Conversation

Ralph Fiennes in Beverly Hills. (Liz O. Baylen / Los Angeles Times / December 5, 2013)

After making his feature directorial debut in 2011 with his fierce, unsparing adaptation of Shakespeare's "Coriolanus," Ralph Fiennes is in the director's chair once again for "The Invisible Woman," which opens Christmas Day.

Based on the book by Claire Tomalin, the romantic drama chronicles the relationship between Charles Dickens and actress Nelly Ternan (Felicity Jones). The writer of such literary masterpieces as "Great Expectations," "A Tale of Two Cities" and "A Christmas Carol" was married with 10 children when he met the teenager, who toiled on stage with her mother and two older sisters. Dickens separated from his wife to be with Nelly, but as a "proper" Victorian gentleman he could never divorce and marry her. So Nelly became the "Invisible Woman."

Fiennes, 51, earned Oscar nominations for the Oscar-winning best films "Schindler's List" (1993) and "The English Patient" (1996) as well as appearing in such films as "Quiz Show," "The Constant Gardener," "The Hurt Locker" and "Skyfall." And he scared the daylights out of audiences as Voldemort in the "Harry Potter" blockbusters.

VIDEO: Ralph Fiennes and Felicity Jones on 'The Invisible Woman'

During a recent visit to Los Angeles, Fiennes was in high spirits when he chatted about "The Invisible Woman" over French press coffee in the lobby of the Chateau Marmont.

Charles Dickens seems very much like the characters that inhabit his books — funny, warm, larger than life, romantic, tragic and flawed.

He's a man of contradictions. There is a sort of boyishness to him, a boyish energy. I think he could be domineering and then he had a sort of madcap quality to him as well, combined with this manic, furious work ethic. His energy for work was terrifying. He was unstoppable.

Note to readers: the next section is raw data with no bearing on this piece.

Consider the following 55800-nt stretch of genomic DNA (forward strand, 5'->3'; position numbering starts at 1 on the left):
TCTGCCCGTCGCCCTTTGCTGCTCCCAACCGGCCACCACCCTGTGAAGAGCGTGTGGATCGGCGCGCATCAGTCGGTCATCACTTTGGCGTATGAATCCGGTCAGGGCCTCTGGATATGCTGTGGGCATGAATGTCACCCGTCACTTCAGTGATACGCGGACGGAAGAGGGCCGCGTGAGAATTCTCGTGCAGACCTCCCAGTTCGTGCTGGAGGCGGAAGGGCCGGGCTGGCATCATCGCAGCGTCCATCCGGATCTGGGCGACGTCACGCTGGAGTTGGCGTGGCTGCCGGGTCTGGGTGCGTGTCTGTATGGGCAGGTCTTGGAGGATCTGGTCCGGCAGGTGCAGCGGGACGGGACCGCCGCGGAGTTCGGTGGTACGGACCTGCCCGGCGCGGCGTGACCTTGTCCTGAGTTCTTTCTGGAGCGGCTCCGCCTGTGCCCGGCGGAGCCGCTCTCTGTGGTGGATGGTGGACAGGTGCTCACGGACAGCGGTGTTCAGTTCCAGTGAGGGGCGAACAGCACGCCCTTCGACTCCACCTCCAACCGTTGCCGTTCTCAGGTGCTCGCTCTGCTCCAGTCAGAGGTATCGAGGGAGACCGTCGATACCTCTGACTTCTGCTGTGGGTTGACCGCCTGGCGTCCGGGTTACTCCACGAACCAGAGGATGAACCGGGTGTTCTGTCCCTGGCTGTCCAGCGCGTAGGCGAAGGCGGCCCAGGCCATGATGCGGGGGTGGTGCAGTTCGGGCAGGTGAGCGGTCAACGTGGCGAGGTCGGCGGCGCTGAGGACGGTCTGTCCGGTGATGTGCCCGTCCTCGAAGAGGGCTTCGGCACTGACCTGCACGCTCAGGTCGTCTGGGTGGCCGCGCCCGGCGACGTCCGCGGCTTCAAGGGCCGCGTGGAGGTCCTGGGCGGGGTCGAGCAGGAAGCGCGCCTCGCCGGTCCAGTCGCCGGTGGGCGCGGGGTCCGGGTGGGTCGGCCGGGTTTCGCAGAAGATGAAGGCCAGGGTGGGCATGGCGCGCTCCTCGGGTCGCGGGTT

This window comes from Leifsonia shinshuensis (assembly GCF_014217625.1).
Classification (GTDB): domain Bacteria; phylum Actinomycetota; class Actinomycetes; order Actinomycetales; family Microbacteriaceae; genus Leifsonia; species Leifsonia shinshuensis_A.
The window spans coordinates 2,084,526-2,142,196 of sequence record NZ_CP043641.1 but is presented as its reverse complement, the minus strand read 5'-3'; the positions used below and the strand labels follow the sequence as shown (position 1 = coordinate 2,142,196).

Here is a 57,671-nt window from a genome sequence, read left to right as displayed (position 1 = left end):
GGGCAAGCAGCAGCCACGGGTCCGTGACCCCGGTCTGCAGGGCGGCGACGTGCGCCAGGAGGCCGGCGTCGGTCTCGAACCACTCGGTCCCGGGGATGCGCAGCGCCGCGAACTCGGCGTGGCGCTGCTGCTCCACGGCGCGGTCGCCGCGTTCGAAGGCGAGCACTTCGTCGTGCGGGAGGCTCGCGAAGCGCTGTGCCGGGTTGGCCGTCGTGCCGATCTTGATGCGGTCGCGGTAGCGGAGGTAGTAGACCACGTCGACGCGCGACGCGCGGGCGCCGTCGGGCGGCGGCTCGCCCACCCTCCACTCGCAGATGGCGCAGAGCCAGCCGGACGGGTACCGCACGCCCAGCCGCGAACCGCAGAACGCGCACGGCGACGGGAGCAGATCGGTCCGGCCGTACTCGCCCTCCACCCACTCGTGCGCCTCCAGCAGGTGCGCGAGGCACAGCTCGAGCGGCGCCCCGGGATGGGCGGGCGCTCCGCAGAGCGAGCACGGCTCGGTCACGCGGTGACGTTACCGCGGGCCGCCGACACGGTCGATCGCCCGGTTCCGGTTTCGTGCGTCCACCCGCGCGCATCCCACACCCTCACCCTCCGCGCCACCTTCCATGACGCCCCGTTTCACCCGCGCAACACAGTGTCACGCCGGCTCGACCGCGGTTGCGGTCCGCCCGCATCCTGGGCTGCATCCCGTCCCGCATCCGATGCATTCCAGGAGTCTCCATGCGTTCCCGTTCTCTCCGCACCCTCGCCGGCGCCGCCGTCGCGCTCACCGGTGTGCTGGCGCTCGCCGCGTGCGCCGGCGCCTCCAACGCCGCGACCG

He also could be cruel, especially in the one scene where he sends his wife to give Nelly a gift of jewelry he brought for her.

Of course, it's cruel, but people are cruel. We can't expect our great artists to be saints. I think he had a cruel streak. He was a dominating father. I think he was the kind of father who very rarely praised his children. He was disappointed in his sons and only one of them, Henry, went on to be professionally really successful. Even with his daughters, he was very domineering about who she should marry. There is a quote of Katie Dickens saying, "My father was not a good man, but he was a great man."

I realized watching this film I knew very little about Dickens, let alone his relationship with Nelly.

I was ignorant about Dickens.

You're kidding! You didn't read him growing up?

I was familiar with his stories through adaptations of the movies like the David Lean films, BBC adaptations, and as children we had a recording of "A Christmas Carol" on a vinyl disc.  I was never asked to study Dickens at school.

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Was that a hindrance or a help when you read Abi Morgan's script based on Claire Tomalin's book?

In a perverse way I'm kind of grateful. I read the script, and I read Claire Tomalin's book, and I was completely enthralled by the way she describes this 19th century theater world and the background of the Ternan family. These women had to find a survival strategy because their working life was extremely limited. ... It's a very difficult profession, and you have a brief moment in the limelight. So she sets that up and brings in Dickens.

Felicity Jones captures the youthful spirit of the teenager whom Dickens fell in love with as well as her resiliency after his death and the bravery to re-invent herself.

What she suggests subtly is so full and so rich. She is very intelligent. You feel that active mind, and I love that. She has this magic gift — the camera can be on her and I feel always curious to know what she is holding inside herself. Also, she has to play this woman in her late teens and then 15 years older. I wanted someone who could suggest that change.

You have worked with such legendary filmmakers as Steven Spielberg, Kathryn Bigelow, Anthony Minghella and Robert Redford. Did they inspire you to become a director?

I think the curiosity emerged. It was something that built up over time. "Coriolanus" was something I always dreamed of being a film. But a producer that I worked with on "The Constant Gardener," Simon Channing Williams — sadly he is dead now — said to me on the end of the filming, "I would like to produce your first film as a director." He sent me a script that I liked. Sadly, it didn't work and then he got ill. But I think the experience working with him and sort of having meetings with screenwriters gave me the confidence to do "Coriolanus."

Would you ever give up acting to concentrate solely on directing?

I wouldn't give up acting, but directing is a new path. It has been full of challenges and scary moments when you wonder whether it is going to work. But I have been able to work with amazing people. I have loved it.

susan.king@latimes.com